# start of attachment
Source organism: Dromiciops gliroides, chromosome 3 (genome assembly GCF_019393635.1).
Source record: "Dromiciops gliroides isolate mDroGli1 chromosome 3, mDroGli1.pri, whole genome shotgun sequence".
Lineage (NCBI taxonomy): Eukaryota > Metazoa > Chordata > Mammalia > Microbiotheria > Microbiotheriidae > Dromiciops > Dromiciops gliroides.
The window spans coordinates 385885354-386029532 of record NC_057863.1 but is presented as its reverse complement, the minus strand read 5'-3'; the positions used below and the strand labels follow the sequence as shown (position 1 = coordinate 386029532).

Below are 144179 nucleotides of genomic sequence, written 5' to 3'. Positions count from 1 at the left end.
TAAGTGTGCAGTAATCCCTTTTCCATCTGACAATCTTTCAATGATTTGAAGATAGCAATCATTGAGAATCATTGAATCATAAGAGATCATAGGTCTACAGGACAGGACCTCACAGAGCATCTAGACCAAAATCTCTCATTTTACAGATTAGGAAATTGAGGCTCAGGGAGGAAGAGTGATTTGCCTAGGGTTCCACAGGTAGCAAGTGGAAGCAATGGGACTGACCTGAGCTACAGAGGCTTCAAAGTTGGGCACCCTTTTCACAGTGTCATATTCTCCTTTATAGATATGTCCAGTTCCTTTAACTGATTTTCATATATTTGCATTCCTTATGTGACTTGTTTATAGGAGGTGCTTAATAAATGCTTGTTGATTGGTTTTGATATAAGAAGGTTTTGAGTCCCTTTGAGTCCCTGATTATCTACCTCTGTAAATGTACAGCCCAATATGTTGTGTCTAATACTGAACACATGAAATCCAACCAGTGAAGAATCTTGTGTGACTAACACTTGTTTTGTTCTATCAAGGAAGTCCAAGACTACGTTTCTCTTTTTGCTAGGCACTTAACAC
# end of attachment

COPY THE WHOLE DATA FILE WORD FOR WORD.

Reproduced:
Source organism: Dromiciops gliroides, chromosome 3 (genome assembly GCF_019393635.1).
Source record: "Dromiciops gliroides isolate mDroGli1 chromosome 3, mDroGli1.pri, whole genome shotgun sequence".
Lineage (NCBI taxonomy): Eukaryota > Metazoa > Chordata > Mammalia > Microbiotheria > Microbiotheriidae > Dromiciops > Dromiciops gliroides.
The window spans coordinates 385885354-386029532 of record NC_057863.1 but is presented as its reverse complement, the minus strand read 5'-3'; the positions used below and the strand labels follow the sequence as shown (position 1 = coordinate 386029532).

Below are 144179 nucleotides of genomic sequence, written 5' to 3'. Positions count from 1 at the left end.
TAAGTGTGCAGTAATCCCTTTTCCATCTGACAATCTTTCAATGATTTGAAGATAGCAATCATTGAGAATCATTGAATCATAAGAGATCATAGGTCTACAGGACAGGACCTCACAGAGCATCTAGACCAAAATCTCTCATTTTACAGATTAGGAAATTGAGGCTCAGGGAGGAAGAGTGATTTGCCTAGGGTTCCACAGGTAGCAAGTGGAAGCAATGGGACTGACCTGAGCTACAGAGGCTTCAAAGTTGGGCACCCTTTTCACAGTGTCATATTCTCCTTTATAGATATGTCCAGTTCCTTTAACTGATTTTCATATATTTGCATTCCTTATGTGACTTGTTTATAGGAGGTGCTTAATAAATGCTTGTTGATTGGTTTTGATATAAGAAGGTTTTGAGTCCCTTTGAGTCCCTGATTATCTACCTCTGTAAATGTACAGCCCAATATGTTGTGTCTAATACTGAACACATGAAATCCAACCAGTGAAGAATCTTGTGTGACTAACACTTGTTTTGTTCTATCAAGGAAGTCCAAGACTACGTTTCTCTTTTTGCTAGGCACTTAACAC